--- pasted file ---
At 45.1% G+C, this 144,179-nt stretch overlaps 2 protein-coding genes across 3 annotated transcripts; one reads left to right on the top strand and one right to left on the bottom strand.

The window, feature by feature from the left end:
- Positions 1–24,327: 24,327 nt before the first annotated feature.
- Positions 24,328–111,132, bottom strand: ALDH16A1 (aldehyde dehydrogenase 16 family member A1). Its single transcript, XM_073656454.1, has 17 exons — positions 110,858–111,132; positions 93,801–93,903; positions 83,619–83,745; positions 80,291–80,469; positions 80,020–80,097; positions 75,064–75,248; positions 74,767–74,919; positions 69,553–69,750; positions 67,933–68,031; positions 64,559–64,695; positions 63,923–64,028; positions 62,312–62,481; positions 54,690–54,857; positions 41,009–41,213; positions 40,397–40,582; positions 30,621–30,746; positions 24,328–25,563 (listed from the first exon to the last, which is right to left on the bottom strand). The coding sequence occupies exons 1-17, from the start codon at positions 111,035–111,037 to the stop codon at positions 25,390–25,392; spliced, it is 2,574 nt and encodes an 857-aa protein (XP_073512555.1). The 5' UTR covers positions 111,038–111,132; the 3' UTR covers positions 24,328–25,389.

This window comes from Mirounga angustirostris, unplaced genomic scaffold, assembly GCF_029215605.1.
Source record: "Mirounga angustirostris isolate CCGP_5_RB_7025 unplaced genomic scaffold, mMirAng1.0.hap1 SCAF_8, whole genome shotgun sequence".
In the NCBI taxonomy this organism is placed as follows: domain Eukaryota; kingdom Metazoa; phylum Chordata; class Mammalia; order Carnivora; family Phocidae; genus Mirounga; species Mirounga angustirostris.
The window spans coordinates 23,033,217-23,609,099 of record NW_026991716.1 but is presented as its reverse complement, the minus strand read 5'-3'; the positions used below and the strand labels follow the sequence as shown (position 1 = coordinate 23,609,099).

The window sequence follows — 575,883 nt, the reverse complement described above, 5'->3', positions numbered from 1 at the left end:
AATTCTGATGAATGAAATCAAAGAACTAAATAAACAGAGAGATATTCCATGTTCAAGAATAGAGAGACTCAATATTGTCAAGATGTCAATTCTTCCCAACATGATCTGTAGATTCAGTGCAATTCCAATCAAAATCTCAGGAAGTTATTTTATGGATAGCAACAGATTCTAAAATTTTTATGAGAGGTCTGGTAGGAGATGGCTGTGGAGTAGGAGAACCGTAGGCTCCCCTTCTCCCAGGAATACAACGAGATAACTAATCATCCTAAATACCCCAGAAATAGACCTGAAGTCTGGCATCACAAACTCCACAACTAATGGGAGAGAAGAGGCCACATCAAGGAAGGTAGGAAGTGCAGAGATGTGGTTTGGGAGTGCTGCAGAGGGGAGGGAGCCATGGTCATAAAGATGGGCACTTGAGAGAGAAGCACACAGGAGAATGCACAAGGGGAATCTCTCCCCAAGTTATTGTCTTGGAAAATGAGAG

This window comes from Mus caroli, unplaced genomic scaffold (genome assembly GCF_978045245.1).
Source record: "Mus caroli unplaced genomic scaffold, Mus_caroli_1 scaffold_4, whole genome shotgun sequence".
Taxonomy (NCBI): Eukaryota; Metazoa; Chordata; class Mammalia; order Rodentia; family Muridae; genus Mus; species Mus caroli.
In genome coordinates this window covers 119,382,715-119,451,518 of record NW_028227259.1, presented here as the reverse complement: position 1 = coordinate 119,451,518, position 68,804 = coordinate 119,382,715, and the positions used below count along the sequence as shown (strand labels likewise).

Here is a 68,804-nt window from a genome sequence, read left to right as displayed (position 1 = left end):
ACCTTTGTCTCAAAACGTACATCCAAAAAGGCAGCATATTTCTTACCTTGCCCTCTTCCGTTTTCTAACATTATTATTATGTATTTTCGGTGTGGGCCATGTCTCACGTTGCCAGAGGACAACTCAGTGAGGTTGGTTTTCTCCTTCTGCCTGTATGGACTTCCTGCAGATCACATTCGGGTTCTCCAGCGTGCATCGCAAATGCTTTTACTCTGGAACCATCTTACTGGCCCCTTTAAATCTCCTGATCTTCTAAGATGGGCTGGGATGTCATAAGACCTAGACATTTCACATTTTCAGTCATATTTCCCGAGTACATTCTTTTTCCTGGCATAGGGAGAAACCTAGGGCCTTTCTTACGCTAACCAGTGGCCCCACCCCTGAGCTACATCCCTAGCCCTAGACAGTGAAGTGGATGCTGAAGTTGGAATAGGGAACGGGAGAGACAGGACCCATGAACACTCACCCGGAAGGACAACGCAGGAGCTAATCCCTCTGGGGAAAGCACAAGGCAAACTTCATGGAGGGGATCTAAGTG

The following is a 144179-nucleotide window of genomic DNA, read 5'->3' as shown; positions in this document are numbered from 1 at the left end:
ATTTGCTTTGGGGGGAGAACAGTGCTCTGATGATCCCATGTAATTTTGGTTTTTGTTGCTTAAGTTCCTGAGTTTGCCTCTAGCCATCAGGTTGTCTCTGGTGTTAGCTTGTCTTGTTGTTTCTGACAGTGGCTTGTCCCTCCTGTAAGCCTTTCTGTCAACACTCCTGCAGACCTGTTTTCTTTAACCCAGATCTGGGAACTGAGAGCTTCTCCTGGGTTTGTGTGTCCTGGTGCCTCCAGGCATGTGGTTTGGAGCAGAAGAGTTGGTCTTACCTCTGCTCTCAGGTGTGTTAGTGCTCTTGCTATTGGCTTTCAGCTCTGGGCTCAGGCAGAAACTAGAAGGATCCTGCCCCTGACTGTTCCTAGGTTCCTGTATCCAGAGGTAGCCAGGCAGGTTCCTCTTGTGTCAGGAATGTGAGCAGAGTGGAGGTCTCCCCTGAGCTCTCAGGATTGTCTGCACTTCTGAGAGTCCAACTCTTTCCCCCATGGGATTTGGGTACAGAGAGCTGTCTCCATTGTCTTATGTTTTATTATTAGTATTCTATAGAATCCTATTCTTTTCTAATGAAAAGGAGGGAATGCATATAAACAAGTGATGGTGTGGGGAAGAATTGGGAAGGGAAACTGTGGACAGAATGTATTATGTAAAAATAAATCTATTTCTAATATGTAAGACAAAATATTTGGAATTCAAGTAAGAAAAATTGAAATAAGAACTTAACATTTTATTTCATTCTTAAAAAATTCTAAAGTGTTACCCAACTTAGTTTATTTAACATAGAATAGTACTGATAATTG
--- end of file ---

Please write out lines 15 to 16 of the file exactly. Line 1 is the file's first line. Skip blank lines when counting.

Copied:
Here is a 68,804-nt window from a genome sequence, read left to right as displayed (position 1 = left end):
ACCTTTGTCTCAAAACGTACATCCAAAAAGGCAGCATATTTCTTACCTTGCCCTCTTCCGTTTTCTAACATTATTATTATGTATTTTCGGTGTGGGCCATGTCTCACGTTGCCAGAGGACAACTCAGTGAGGTTGGTTTTCTCCTTCTGCCTGTATGGACTTCCTGCAGATCACATTCGGGTTCTCCAGCGTGCATCGCAAATGCTTTTACTCTGGAACCATCTTACTGGCCCCTTTAAATCTCCTGATCTTCTAAGATGGGCTGGGATGTCATAAGACCTAGACATTTCACATTTTCAGTCATATTTCCCGAGTACATTCTTTTTCCTGGCATAGGGAGAAACCTAGGGCCTTTCTTACGCTAACCAGTGGCCCCACCCCTGAGCTACATCCCTAGCCCTAGACAGTGAAGTGGATGCTGAAGTTGGAATAGGGAACGGGAGAGACAGGACCCATGAACACTCACCCGGAAGGACAACGCAGGAGCTAATCCCTCTGGGGAAAGCACAAGGCAAACTTCATGGAGGGGATCTAAGTG